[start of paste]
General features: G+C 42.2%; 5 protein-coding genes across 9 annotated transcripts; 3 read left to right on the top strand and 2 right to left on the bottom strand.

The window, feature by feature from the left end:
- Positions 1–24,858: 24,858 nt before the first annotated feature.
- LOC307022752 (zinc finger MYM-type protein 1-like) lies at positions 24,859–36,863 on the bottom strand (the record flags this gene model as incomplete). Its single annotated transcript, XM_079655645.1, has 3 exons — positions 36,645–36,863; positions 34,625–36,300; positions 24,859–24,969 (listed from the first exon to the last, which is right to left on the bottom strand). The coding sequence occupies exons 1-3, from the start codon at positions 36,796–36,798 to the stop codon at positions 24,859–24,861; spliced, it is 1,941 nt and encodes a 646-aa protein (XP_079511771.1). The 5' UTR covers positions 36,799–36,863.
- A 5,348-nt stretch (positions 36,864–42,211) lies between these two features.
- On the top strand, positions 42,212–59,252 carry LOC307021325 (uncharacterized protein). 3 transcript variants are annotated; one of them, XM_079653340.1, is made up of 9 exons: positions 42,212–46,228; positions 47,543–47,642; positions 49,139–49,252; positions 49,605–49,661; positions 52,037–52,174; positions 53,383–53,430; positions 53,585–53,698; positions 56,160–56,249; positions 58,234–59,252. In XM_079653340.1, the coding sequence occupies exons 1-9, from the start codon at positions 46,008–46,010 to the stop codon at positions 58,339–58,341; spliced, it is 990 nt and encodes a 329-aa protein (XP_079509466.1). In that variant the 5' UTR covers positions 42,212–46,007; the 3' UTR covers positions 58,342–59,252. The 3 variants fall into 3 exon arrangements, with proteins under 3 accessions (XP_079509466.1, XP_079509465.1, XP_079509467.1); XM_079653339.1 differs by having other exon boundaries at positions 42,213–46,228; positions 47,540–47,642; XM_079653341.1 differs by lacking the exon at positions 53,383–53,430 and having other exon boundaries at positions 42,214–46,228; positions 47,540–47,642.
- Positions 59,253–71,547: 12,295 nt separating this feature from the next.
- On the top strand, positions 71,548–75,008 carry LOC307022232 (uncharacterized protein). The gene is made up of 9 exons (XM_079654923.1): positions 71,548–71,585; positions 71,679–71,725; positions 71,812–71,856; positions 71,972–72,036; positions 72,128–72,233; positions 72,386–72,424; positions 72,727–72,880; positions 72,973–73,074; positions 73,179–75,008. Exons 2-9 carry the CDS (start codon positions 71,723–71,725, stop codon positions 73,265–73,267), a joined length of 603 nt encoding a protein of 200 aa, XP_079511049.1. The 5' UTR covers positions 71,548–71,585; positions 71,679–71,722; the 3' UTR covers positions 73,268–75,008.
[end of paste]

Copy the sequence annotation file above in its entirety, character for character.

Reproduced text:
General features: G+C 42.2%; 5 protein-coding genes across 9 annotated transcripts; 3 read left to right on the top strand and 2 right to left on the bottom strand.

The window, feature by feature from the left end:
- Positions 1–24,858: 24,858 nt before the first annotated feature.
- LOC307022752 (zinc finger MYM-type protein 1-like) lies at positions 24,859–36,863 on the bottom strand (the record flags this gene model as incomplete). Its single annotated transcript, XM_079655645.1, has 3 exons — positions 36,645–36,863; positions 34,625–36,300; positions 24,859–24,969 (listed from the first exon to the last, which is right to left on the bottom strand). The coding sequence occupies exons 1-3, from the start codon at positions 36,796–36,798 to the stop codon at positions 24,859–24,861; spliced, it is 1,941 nt and encodes a 646-aa protein (XP_079511771.1). The 5' UTR covers positions 36,799–36,863.
- A 5,348-nt stretch (positions 36,864–42,211) lies between these two features.
- On the top strand, positions 42,212–59,252 carry LOC307021325 (uncharacterized protein). 3 transcript variants are annotated; one of them, XM_079653340.1, is made up of 9 exons: positions 42,212–46,228; positions 47,543–47,642; positions 49,139–49,252; positions 49,605–49,661; positions 52,037–52,174; positions 53,383–53,430; positions 53,585–53,698; positions 56,160–56,249; positions 58,234–59,252. In XM_079653340.1, the coding sequence occupies exons 1-9, from the start codon at positions 46,008–46,010 to the stop codon at positions 58,339–58,341; spliced, it is 990 nt and encodes a 329-aa protein (XP_079509466.1). In that variant the 5' UTR covers positions 42,212–46,007; the 3' UTR covers positions 58,342–59,252. The 3 variants fall into 3 exon arrangements, with proteins under 3 accessions (XP_079509466.1, XP_079509465.1, XP_079509467.1); XM_079653339.1 differs by having other exon boundaries at positions 42,213–46,228; positions 47,540–47,642; XM_079653341.1 differs by lacking the exon at positions 53,383–53,430 and having other exon boundaries at positions 42,214–46,228; positions 47,540–47,642.
- Positions 59,253–71,547: 12,295 nt separating this feature from the next.
- On the top strand, positions 71,548–75,008 carry LOC307022232 (uncharacterized protein). The gene is made up of 9 exons (XM_079654923.1): positions 71,548–71,585; positions 71,679–71,725; positions 71,812–71,856; positions 71,972–72,036; positions 72,128–72,233; positions 72,386–72,424; positions 72,727–72,880; positions 72,973–73,074; positions 73,179–75,008. Exons 2-9 carry the CDS (start codon positions 71,723–71,725, stop codon positions 73,265–73,267), a joined length of 603 nt encoding a protein of 200 aa, XP_079511049.1. The 5' UTR covers positions 71,548–71,585; positions 71,679–71,722; the 3' UTR covers positions 73,268–75,008.